Another of the studies in question was published in last April’s issue of the Journal of the American College of Cardiology (Obesity and Cardiovascular Diseases: Implications Regarding Fitness, Fatness, and Severity in the Obesity Paradox).  Prefacing the study were the words, “Dr. Lavie has served as a consultant and speaker on fitness/obesity for the Coca-Cola Company; and is publishing a book on the obesity paradox with potential royalties. Drs. Church and Blair have served as consultants for weight loss and fitness companies and for the Coca-Cola Company, which has also provided them un-restricted research grants.” In light of similar articles I’ve written (HERE, HERE, HERE, and HERE are a few of them) it should not come as a surprise that corporate America is paying for peer-review (HERE is an example in the field of Statin Drugs).  Nor should Dr. Lavie’s explanations to Husten.

After reading the study, I realized that nowhere in it are words like HIGH FRUCTOSE CORN SYRUP, SUGAR, SODA, or CALORIES as much as mentioned.  When Husten asked Dr. Lavie about this “oversight”, he found out it was not an oversight at all.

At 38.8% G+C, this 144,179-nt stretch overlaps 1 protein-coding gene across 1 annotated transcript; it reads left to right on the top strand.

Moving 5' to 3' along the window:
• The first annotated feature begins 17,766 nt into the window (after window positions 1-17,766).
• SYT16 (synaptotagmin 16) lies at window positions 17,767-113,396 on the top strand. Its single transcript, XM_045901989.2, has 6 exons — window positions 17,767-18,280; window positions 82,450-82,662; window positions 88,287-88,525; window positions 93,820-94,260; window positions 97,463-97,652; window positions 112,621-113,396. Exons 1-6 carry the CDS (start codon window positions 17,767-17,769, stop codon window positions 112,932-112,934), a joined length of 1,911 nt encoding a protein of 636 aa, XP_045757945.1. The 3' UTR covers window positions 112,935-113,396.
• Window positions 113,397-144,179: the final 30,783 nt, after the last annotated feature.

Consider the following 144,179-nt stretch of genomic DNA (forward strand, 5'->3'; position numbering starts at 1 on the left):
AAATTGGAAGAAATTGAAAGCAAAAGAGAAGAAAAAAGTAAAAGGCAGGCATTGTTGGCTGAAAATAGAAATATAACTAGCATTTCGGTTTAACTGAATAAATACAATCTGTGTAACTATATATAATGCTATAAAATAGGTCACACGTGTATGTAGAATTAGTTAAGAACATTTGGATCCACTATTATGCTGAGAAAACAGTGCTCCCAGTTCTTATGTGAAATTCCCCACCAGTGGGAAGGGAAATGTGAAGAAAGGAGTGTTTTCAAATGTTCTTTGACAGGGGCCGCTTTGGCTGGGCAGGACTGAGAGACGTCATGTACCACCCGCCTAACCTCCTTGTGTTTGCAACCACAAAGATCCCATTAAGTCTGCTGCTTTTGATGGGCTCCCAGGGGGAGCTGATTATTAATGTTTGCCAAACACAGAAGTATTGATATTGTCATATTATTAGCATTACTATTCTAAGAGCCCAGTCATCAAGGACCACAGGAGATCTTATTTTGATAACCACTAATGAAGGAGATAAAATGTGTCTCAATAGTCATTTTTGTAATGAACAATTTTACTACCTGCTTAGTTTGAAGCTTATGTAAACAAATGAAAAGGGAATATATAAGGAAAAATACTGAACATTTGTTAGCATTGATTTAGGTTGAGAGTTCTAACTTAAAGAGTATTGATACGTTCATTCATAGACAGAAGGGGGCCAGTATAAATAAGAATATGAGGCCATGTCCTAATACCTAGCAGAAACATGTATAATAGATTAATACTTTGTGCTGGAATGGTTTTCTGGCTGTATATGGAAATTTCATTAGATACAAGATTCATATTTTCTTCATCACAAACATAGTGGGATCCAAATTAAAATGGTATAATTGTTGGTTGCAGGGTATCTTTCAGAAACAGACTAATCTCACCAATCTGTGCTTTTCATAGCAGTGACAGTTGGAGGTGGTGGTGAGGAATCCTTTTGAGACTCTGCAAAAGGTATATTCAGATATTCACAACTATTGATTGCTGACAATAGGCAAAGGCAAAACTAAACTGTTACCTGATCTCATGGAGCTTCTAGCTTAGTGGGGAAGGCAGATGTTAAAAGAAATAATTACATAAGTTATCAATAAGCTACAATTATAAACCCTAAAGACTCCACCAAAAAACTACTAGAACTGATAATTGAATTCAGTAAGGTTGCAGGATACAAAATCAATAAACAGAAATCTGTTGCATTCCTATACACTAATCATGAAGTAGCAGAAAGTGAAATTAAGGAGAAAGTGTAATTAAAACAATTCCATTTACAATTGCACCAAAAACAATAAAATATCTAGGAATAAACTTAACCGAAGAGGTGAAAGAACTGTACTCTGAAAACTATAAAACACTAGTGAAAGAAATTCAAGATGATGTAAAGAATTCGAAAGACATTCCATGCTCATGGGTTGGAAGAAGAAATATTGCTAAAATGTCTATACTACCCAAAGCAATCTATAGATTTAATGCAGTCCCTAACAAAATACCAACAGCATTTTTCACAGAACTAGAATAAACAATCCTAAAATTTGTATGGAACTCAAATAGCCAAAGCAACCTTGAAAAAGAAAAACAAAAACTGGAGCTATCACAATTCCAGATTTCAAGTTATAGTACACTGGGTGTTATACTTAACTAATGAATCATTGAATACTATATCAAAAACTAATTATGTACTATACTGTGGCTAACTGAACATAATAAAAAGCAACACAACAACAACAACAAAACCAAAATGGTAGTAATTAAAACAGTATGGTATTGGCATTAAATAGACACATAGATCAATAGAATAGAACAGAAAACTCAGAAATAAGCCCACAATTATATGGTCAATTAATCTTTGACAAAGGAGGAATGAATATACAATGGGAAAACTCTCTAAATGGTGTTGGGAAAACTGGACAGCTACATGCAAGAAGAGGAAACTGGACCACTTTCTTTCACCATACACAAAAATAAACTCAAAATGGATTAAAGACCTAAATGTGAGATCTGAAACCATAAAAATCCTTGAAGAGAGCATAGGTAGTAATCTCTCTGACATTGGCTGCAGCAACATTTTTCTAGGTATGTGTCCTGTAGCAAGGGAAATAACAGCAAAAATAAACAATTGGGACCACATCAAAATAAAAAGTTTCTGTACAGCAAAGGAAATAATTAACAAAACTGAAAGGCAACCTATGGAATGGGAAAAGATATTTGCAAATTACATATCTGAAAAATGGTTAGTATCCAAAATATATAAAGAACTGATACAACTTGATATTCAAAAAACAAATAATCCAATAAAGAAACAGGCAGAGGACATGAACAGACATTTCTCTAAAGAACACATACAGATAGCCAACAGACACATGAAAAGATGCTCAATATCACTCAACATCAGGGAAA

“My personal relationship was providing consulting and giving a couple of lectures on the importance of fitness. My colleagues have also consulted and received non-restricted educational grants for research studies. Coca-Cola had nothing to do with the details of the study, analyzing results, or publishing the paper. Therefore, I do not think that this relationship adversely impacts any of the results of their studies or my invited state-of-the-art review article, which happens to be on a topic where I have published more than anyone else in the world during the past 10-15 years……  Regarding Coca-Cola, although their “flagship” product is a sugary beverage, keep in mind that they have many more low or no calorie products in their comprehensive arsenal!!  In the medical field, many companies fund studies and educational programs, but the investigators and speakers are not changing what they say due to who sponsors the work!”

Firstly, both Husten and Lavie should have been aware of the latest research, mostly from the University of Texas, telling us that diet soda causes as much as double the weight gain as regular soda (HERE) due to ALTERATIONS IN GUT BACTERIA.  Secondly, Lavie’s insinuation that he and his colleagues are above financial influences is pure poppycock.  In fact, later in the article he let everyone know that the fact that the American Heart Association and the American College of Cardiology both had financial ties to Coca-Cola, which did not bother him in the least.  After a great deal more denial by Lavie about these sorts of relationships not affecting the quality of peer-review, Husten wrote the following.